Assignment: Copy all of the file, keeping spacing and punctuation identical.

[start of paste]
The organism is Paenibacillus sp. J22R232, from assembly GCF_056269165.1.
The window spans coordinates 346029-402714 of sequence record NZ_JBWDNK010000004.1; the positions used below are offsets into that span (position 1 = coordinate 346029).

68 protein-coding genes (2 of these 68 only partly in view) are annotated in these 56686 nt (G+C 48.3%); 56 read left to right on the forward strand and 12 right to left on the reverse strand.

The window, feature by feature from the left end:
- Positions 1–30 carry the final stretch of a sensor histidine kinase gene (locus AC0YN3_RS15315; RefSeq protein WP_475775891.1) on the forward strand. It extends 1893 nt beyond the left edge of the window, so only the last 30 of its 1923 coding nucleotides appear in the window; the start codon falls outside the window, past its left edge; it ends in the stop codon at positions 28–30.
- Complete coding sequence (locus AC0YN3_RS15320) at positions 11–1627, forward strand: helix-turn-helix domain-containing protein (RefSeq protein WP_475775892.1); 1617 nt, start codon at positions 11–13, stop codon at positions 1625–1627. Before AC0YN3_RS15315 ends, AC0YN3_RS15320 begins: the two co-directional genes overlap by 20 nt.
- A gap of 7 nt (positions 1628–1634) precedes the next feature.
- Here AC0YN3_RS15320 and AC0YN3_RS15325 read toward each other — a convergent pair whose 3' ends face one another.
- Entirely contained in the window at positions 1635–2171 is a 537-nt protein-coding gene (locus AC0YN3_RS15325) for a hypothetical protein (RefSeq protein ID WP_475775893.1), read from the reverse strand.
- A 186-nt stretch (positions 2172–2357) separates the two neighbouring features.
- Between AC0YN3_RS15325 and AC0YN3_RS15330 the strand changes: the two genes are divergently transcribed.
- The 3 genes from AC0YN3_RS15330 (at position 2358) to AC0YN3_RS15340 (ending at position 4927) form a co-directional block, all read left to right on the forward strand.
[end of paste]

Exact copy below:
The organism is Paenibacillus sp. J22R232, from assembly GCF_056269165.1.
The window spans coordinates 346029-402714 of sequence record NZ_JBWDNK010000004.1; the positions used below are offsets into that span (position 1 = coordinate 346029).

68 protein-coding genes (2 of these 68 only partly in view) are annotated in these 56686 nt (G+C 48.3%); 56 read left to right on the forward strand and 12 right to left on the reverse strand.

The window, feature by feature from the left end:
- Positions 1–30 carry the final stretch of a sensor histidine kinase gene (locus AC0YN3_RS15315; RefSeq protein WP_475775891.1) on the forward strand. It extends 1893 nt beyond the left edge of the window, so only the last 30 of its 1923 coding nucleotides appear in the window; the start codon falls outside the window, past its left edge; it ends in the stop codon at positions 28–30.
- Complete coding sequence (locus AC0YN3_RS15320) at positions 11–1627, forward strand: helix-turn-helix domain-containing protein (RefSeq protein WP_475775892.1); 1617 nt, start codon at positions 11–13, stop codon at positions 1625–1627. Before AC0YN3_RS15315 ends, AC0YN3_RS15320 begins: the two co-directional genes overlap by 20 nt.
- A gap of 7 nt (positions 1628–1634) precedes the next feature.
- Here AC0YN3_RS15320 and AC0YN3_RS15325 read toward each other — a convergent pair whose 3' ends face one another.
- Entirely contained in the window at positions 1635–2171 is a 537-nt protein-coding gene (locus AC0YN3_RS15325) for a hypothetical protein (RefSeq protein ID WP_475775893.1), read from the reverse strand.
- A 186-nt stretch (positions 2172–2357) separates the two neighbouring features.
- Between AC0YN3_RS15325 and AC0YN3_RS15330 the strand changes: the two genes are divergently transcribed.
- The 3 genes from AC0YN3_RS15330 (at position 2358) to AC0YN3_RS15340 (ending at position 4927) form a co-directional block, all read left to right on the forward strand.